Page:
It only takes three words to send life into a tailspin: “I have cancer.” Whether it’s you or someone you know, life will never be the same after hearing those words. Even if treatment is successful, there’s always a difference between “before cancer” life and “after cancer” life.
Scientists are working hard to create new treatments for cancer patients, as well as advance early detection strategies to increase survival rates. Melanoma, in particular, is a case where early detection is critical. While not the most common form of skin cancer, it is the most deadly. If allowed to metastasize, melanoma becomes incredibly difficult to treat.
Detecting melanoma used to require biopsies. The suspicious mole or growth would need to be physically cut from the body in order to test it. This method is imperfect. First, any sort of surgical procedure risks infection, and older people, who are also more prone to lesions given their age and increased sun exposure, are at a greater risk of infection than the general population. Second, because invasive procedures are uncomfortable and require follow-up appointments, dermatologists and patients alike only want to remove lesions they feel they must. This means melanoma is first suspected and biopsied based on visual cues that can be misinterpreted. Benign lesions may be cut unnecessarily, and malignant lesions may be missed. And because invasive procedures are a multi-step process, diagnoses will be delayed. Third, no one wants to go under the knife. Fear of invasive procedures has, in the past, prevented people from seeking dermatological help until it was too late.
DermTech has found a solution to prevent patients from undergoing unnecessary invasive procedures and to encourage early detection. Their team has developed a non-invasive adhesive patch biopsy that uses molecular analyses of skin cells to test for two key genes associated with melanoma. Adhesive circles are placed onto the lesion–4 adhesive circles are placed consecutively onto the lesion. When removed, the adhesive removes part of the stratum corneum: the outermost layer of skin. Sound scary? For context, when you exfoliate you remove the top layers of the stratum corneum as well. It’s no more painful than taking off a band-aid. While such a small test may seem ineffective, remember that this is a molecular test. Labs are looking for genes in the RNA of the cells, which means the skin cells picked up on the adhesive are sufficient to make a reliable diagnosis.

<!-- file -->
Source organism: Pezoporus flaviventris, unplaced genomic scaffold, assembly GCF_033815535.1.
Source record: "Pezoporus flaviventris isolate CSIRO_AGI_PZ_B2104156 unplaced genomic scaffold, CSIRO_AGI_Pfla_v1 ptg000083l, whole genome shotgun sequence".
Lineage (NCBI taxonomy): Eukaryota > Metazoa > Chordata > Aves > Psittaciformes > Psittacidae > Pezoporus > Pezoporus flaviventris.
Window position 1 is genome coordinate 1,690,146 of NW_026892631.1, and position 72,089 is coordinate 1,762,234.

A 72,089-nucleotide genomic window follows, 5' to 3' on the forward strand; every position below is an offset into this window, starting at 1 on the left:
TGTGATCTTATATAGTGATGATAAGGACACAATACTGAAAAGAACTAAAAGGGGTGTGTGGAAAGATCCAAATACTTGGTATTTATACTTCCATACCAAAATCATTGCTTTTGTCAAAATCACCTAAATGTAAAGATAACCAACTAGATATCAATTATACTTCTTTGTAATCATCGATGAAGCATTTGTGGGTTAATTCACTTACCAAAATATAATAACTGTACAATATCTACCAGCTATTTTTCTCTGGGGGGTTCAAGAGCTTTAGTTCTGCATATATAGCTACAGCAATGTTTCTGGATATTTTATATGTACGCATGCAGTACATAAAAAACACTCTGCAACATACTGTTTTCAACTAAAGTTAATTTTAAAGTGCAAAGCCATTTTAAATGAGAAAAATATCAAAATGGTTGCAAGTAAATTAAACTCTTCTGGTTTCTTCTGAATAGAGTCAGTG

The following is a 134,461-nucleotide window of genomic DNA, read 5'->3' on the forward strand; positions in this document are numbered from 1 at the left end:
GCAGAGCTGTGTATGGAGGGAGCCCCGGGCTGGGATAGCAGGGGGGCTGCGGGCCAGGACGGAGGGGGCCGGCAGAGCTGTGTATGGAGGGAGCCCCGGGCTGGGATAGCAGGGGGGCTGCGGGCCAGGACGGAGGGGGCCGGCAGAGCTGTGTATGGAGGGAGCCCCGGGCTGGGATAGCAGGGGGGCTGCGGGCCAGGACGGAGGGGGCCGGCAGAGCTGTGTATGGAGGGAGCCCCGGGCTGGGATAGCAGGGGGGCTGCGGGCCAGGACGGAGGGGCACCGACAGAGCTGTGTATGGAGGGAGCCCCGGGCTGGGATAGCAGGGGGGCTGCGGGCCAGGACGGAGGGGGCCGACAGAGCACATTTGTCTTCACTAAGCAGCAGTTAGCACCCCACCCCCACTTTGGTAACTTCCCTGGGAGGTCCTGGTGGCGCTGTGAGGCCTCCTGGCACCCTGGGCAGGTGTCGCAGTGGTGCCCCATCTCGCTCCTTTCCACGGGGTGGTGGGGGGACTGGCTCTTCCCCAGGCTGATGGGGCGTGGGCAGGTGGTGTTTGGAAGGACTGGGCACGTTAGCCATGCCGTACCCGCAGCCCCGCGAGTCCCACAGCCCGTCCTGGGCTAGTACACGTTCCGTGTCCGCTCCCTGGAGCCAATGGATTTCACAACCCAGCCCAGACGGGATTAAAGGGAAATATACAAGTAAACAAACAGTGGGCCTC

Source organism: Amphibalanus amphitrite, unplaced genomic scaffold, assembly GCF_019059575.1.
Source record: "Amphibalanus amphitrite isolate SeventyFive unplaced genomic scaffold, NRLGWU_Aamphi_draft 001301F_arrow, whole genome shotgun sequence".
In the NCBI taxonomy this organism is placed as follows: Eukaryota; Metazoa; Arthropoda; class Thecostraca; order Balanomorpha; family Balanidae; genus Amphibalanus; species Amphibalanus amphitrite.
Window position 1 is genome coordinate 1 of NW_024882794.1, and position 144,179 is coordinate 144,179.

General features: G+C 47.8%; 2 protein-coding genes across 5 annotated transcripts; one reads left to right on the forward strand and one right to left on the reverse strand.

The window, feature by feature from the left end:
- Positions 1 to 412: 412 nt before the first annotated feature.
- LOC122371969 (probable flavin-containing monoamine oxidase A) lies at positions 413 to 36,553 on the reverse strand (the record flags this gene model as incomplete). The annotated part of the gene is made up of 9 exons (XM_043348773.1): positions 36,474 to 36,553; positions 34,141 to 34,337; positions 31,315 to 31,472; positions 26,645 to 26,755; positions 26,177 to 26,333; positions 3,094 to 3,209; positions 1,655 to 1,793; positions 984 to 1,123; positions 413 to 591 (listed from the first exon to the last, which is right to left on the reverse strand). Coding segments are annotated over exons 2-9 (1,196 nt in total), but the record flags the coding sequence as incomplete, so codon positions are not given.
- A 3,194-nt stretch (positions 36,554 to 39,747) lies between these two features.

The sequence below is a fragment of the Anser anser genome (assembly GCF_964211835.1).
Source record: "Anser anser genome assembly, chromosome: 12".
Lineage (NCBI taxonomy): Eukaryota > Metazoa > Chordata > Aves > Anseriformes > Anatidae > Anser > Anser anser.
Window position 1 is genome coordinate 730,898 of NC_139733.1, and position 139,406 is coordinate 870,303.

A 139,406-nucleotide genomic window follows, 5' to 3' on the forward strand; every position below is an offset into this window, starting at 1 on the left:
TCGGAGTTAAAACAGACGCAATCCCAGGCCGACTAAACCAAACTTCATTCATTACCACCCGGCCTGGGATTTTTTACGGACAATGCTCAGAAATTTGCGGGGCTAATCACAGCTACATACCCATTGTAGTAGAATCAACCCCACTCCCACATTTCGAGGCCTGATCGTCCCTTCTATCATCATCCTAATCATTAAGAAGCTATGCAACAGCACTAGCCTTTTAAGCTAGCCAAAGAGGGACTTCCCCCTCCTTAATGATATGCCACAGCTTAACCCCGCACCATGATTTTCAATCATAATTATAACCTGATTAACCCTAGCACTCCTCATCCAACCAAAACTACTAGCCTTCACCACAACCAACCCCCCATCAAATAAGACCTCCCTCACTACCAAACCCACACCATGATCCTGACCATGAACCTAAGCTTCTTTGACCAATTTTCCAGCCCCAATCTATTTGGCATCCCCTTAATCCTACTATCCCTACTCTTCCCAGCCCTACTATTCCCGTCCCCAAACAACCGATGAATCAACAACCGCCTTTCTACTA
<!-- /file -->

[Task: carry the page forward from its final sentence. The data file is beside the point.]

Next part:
Early detection can be life-saving for some cancer patients. That’s why this new adhesive is revolutionary. Dr. Laura Korb Ferris, a professor of dermatology at the University of Pittsburgh, explained that dermatologists using these assays in their decision-making processes “surgically biopsy about half as often and miss fewer melanomas” than those who do not. It also means they can check more lesions. Instead of needing to pick and choose which of multiple suspicious spots seem most unusual (which can lead to not biopsying the malignant lesions,) they can test multiple spots in one visit. Especially if you have family history of melanoma, are fair-skinned, or live in a sunny area, being able to identify which spots are a problem without continually undergoing painful procedures is incredible.
How does this relate to PSI? The adhesives used in DermTech’s product include a rubber-based non-polar polymer adhesive. Rubber-based adhesives have “high peel, high shear, and high tack,” and are more hydrophobic, and softer than other adhesives. They are also “inert to biomolecules and to chemicals used to isolate biomolecules, especially nucleic acids.” In short, they pick up more cells, won’t be disrupted by water, and will not react to the chemicals needed to test the genes. And because the rubber adhesive can be applied to a film, the tape is pliable: able to mold to a lesion of any size or shape. Polymers make this technology possible.
Having technology that makes identification of skin cancer faster, easier, and more comfortable will lead to more early detection cases. Countless lives will be saved in the process, proving that polymers are so much more than just giant molecules.